Computer Security Act of 1987

Computer Security Act of 1987

In 1987, the U.S. Congress, led by Rep. Jack Brooks, enacted a law reaffirming that the National Institute for Standards and Technology (NIST), a division of the Department of Commerce, was responsible for the security of unclassified, non-military government computer systems. Under the law, the role of the National Security Agency (NSA) was limited to providing technical assistance in the civilian security realm. Congress rightly felt that it was inappropriate for a military intelligence agency to have control over the dissemination of unclassified information.

The law was enacted after President Reagan issued the controversial National Security Decision Directive (NSDD) 145 in 1984. The Reagan directive gave NSA control over all government computer systems containing “sensitive but unclassified” information. This was followed by a second directive issued by National Security Advisor John Poindexter that extended NSA authority over non-government computer systems.

Since the enactment of the Computer Security Act, the NSA has sought to undercut NIST’s authority. In 1989, NSA signed a Memorandum of Understanding (MOU) which purported to transfer back to NSA the authority given to NIST. The MOU created a NIST/NSA technical working group that developed the controversial Clipper Chip and Digital Signature Standard. The NSA has also worked in other ways to weaken the mandate of the CSA. In 1994, President Clinton issued Presidential Decision Directive (PDD) 29. This directive created the Security Policy Board, which has recommended that all computer security functions for the government be merged under NSA control. In 2009, President Obama released the Administration’s Cyberspace Policy Review. The report placed civil liberties and privacy protections at the center of the Administration’s new approach to guarding the nation’s digital infrastructure. Recognizing that privacy and security are complementary values, President Obama stressed privacy protections in every aspect of the new initiative. The Administration created a new National Security Council cybersecurity team that includes a privacy and civil liberties officer.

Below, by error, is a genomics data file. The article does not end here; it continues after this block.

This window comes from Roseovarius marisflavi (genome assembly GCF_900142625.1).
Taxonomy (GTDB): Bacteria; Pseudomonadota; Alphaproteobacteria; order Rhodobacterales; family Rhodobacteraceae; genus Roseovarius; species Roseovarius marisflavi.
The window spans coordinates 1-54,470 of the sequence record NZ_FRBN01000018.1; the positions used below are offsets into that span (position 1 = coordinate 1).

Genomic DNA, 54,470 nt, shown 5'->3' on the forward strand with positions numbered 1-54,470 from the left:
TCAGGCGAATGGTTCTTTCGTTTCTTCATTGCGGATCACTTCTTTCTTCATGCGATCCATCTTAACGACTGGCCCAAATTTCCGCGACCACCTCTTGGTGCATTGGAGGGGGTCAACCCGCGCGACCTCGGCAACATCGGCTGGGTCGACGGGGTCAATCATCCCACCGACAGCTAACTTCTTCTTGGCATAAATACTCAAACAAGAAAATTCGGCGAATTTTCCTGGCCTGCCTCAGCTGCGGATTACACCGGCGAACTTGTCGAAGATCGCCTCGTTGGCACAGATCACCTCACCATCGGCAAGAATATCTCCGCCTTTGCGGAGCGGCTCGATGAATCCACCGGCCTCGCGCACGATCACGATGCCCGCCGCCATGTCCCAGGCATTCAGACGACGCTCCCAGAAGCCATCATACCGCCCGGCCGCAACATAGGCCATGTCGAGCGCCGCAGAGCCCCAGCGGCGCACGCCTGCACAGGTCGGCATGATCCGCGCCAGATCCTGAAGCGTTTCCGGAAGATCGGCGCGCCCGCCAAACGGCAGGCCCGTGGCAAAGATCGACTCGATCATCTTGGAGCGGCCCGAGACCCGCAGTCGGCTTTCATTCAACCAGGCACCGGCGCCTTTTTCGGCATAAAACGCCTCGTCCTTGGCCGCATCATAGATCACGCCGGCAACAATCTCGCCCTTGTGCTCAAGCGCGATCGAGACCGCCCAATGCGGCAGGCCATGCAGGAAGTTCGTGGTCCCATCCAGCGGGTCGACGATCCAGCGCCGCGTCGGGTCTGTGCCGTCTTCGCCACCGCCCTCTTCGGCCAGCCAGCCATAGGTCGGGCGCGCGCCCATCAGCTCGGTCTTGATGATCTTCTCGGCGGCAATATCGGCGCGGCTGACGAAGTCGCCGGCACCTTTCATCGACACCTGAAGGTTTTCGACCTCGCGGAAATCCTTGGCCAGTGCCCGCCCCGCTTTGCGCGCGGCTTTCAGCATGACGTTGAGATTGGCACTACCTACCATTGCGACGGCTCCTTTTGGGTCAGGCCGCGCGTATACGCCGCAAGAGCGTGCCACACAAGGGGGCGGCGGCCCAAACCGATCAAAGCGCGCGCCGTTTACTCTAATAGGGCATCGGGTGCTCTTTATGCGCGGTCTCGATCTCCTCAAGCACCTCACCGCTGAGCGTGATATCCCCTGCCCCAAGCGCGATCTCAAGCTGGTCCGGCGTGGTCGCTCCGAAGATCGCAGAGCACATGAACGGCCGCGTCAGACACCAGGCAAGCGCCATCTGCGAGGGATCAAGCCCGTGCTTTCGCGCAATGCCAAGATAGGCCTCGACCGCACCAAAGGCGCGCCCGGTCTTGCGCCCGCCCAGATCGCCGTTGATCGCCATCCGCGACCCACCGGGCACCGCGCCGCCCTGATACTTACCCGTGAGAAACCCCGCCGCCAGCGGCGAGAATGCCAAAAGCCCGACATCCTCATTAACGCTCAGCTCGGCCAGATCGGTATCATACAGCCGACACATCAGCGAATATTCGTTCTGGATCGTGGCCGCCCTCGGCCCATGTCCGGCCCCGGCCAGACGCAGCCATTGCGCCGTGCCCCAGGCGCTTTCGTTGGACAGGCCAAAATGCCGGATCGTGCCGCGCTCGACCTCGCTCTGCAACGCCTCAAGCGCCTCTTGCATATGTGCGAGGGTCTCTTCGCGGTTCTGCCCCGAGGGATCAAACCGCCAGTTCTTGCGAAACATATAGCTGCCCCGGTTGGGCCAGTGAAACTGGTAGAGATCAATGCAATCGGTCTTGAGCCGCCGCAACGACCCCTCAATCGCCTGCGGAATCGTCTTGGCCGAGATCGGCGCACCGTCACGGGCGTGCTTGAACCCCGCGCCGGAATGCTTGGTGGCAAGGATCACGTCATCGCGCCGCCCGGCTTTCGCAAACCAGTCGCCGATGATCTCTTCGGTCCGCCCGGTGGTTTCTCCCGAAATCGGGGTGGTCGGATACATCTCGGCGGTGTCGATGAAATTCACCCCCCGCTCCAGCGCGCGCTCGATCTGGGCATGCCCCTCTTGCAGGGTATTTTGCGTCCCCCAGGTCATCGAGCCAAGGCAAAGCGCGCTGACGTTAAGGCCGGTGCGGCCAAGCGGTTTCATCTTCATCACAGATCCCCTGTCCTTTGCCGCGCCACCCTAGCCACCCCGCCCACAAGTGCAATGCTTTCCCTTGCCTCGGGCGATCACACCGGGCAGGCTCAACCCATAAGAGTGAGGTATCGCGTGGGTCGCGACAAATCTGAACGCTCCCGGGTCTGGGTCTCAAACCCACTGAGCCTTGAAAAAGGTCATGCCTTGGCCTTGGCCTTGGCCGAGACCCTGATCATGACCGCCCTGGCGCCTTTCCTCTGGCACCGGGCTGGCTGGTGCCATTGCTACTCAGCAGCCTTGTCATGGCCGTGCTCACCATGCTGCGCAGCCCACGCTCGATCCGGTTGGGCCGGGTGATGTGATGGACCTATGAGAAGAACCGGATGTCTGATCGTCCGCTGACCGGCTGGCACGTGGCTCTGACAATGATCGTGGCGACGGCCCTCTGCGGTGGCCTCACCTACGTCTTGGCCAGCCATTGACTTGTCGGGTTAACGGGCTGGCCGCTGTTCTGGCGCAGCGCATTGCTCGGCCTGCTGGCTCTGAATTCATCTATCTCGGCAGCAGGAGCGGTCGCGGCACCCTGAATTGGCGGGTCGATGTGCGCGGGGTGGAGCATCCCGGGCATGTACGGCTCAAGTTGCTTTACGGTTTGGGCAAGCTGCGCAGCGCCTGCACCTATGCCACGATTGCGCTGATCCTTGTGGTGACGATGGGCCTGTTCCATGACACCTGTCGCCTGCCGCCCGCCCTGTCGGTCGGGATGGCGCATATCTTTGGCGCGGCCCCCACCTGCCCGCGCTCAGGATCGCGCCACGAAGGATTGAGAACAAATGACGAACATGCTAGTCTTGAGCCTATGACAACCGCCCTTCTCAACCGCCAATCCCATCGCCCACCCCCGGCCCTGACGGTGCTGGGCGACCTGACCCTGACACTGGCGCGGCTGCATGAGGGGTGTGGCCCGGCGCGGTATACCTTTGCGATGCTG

• Public Law 100-235, The Computer Security Act of 1987.
  • U.S. House of Representatives, Science, Space, and Technology Committee Report on the Computer Security Act.
  • Memorandum from Clinton Brooks, Special Assistant to the Director, NSA, on NSDD-145 and the CSA (scanned image of document obtained by EPIC under FOIA) — “In 1984 NSA engineered a National Security Decision Directive, NSDD-145, through the Reagan Administration that gave responsibility for the security of all U.S. information systems to the Director of NSA, removing [the National Bureau of Standards, now NIST] from this.”
  • Controversial 1989 Memorandum of Understanding between NSA and NIST that attempted to give NSA power over civilian computer security.
  • Congressional testimony of EPIC Director Marc Rotenberg on implications of NSA/ NIST Memorandum of Understanding.
  • Computer System Security and Privacy Board (CSSPB) Web site. Congress established the CSSPAB as a public advisory board in the Computer Security Act.
  • Text of Presidential Decision Directive 29, creating the Security Policy Board (SPB). Scanned image of the first page of the directive obtained by EPIC.
  • Internal memorandum detailing activities of the SPB, obtained by the Federation of American Scientists.
  • Press release on EPIC’s lawsuit seeking information on the activities of the SPB.

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